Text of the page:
Sloane (Renato Fabretti), is a good-looking young lad who has taken lodgings in the house that Kath (Jacki Weaver) shares with her father, Kemp (Dennis Olsen). Despite their age difference, Kath has designs on Sloane. Her controlling brother Ed (Sean Taylor) is not happy about the arrangement; until he meets Sloan and also finds the boy alluring.
As Kath, Weaver initially presents a vague and simple character that is mildly amusing and decidedly pathetic in her overtures towards the young Sloane. However, as the character develops in the second act it becomes clear that Kath is not just a ditz and that her psychological issues have a truly pathological and disturbing leaning. In these later scenes we see more of the talent for which Weaver is known.
Disappointingly, Fabretti (while undeniably attractive) has neither the appropriate look for Sloane nor manages to inhabit the role in any way that could endear him to the audience. The character was inconsistent and underdeveloped, with many opportunities to give it depth, and illuminate the motivations for his actions, sadly neglected. Taylor is suitably loathsome as Ed and, as the wretched and doddering Kemp, Olsen gives his usual, crowd pleasing, performance.
Overall, the show lacked spark. There were pace issues, particularly in the first act, and much of the dialogue felt like it was being said for no reason other than because it was written on the page. When double meanings were accentuated, they were met with appreciative laughter from the audience but, sadly, the majority of these opportunities were missed due to the lacklustre delivery.
Promoted as a black comedy, the script does have comedic potential but it also touches on some very serious, and unsettling, issues and so a delicate balance needs to be met. Regrettably, this production fails to achieve that happy medium and the result, while not completely devoid of merit, is a rather bland interpretation.
Kryztoff Rating 2.5K
The Mother of Madame is Dead, is a short, sweet, enjoyable French comedy. It should be noted that, despite its inclusion in the Cabaret Fringe Festival, this is a straight play and will not fit the usual Adelaide theatre-goers definition of cabaret.
After a night out revelling, Lucien (Jean François Gavanon) returns home to his wife, Yvonne (Jessica Viven). Yvonne is irate, having been dragged from her bed to admit Lucien, who has forgotten his key. It is the perfect time for them to have a small spat and they do so with vigour – until the doorbell rings again. This time, it is Yvonne’s mother’s manservant, announcing that his mistress is very ill or, more accurately, dead.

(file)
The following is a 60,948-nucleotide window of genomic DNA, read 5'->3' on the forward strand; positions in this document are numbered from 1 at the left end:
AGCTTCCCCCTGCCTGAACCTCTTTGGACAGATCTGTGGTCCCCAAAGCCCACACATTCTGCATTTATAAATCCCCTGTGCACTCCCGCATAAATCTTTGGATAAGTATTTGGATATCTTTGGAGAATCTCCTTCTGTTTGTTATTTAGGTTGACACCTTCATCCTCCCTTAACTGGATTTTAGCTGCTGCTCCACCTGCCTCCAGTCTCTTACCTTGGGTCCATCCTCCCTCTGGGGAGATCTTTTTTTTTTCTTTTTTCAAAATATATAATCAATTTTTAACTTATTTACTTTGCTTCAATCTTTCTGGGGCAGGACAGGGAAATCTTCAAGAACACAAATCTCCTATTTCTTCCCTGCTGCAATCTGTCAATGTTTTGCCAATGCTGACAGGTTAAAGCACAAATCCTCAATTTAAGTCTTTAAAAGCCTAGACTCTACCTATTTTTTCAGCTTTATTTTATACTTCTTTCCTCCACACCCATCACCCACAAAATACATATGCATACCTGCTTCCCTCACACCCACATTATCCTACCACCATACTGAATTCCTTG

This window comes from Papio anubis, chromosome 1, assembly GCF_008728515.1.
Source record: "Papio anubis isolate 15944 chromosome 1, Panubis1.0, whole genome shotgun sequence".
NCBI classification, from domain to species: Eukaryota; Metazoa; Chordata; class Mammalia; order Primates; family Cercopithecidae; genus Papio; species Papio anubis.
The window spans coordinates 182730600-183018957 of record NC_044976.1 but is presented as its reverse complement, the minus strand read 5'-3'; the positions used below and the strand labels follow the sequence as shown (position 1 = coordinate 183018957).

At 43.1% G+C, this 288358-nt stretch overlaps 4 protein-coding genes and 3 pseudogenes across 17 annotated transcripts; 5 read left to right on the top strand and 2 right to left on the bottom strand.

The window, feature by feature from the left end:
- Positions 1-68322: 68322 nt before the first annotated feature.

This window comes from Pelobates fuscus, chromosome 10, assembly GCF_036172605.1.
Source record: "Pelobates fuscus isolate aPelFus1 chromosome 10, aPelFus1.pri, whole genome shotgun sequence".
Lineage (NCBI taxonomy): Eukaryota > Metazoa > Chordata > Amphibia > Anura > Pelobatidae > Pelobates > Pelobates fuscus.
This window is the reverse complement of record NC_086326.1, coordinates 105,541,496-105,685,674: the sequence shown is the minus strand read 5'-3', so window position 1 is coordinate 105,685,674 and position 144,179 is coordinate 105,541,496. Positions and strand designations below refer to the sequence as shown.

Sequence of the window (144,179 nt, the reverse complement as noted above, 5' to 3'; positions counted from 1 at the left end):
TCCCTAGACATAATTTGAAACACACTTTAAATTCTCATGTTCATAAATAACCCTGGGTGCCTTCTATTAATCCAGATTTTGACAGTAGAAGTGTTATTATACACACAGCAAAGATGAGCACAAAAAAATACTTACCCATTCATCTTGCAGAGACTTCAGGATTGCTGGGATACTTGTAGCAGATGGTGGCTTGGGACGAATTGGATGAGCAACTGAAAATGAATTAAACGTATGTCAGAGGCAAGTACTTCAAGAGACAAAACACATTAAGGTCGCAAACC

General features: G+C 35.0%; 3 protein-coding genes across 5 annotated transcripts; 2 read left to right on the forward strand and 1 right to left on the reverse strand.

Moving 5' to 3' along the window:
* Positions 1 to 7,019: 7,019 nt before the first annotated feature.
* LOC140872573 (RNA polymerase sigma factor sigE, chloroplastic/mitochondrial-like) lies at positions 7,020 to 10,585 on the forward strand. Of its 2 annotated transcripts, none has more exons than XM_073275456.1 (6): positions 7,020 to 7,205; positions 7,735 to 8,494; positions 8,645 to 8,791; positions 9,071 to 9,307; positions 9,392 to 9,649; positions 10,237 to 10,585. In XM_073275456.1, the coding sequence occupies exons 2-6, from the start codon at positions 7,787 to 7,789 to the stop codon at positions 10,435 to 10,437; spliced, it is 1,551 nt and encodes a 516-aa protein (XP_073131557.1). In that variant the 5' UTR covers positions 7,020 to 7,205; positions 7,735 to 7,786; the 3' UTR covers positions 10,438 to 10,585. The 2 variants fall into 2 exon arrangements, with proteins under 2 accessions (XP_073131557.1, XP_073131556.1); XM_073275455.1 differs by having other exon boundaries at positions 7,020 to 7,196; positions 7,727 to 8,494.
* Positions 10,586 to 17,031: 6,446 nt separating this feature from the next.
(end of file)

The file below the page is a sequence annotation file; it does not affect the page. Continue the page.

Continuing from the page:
Gavanon is amusing as the self-indulgent husband and is matched well by Jessica Viven’s demanding and hysterical Yvonne; the latter bringing to mind the type of monster her late mother may have been for Lucien. As Joseph, the bearer of the bad news, Olivier Ducros is just the right mix of obliging and anxious, injecting a natural humour into the situation. Danièle Allen is also good as the put-upon and sleep deprived servant Annette.
The play is presented entirely in French, with surtitles provided for the non-fluent audience members. There is much to amuse in this script though, sadly, some of the jokes are left out of the translated English. It is interesting to watch foreign theatre in its original form and this is an agreeable, light-hearted introduction to the genre.
Kryztoff Rating 3K
Floozy June (Charlotte Mudge), love-cynic Jean (Bronwyn Gell) and desperate-housewife Joan (Rachael Kirkham) Geiger, are three sisters who, ably supported by their ever-enthusiastic (and possibly intoxicated) cousin Gertie (Carol Young), present an evening radio show in the years following WWII. As the studio audience, we get to see what goes on, both on and off air, the night the radio station is sold and the girl’s careers are on the line.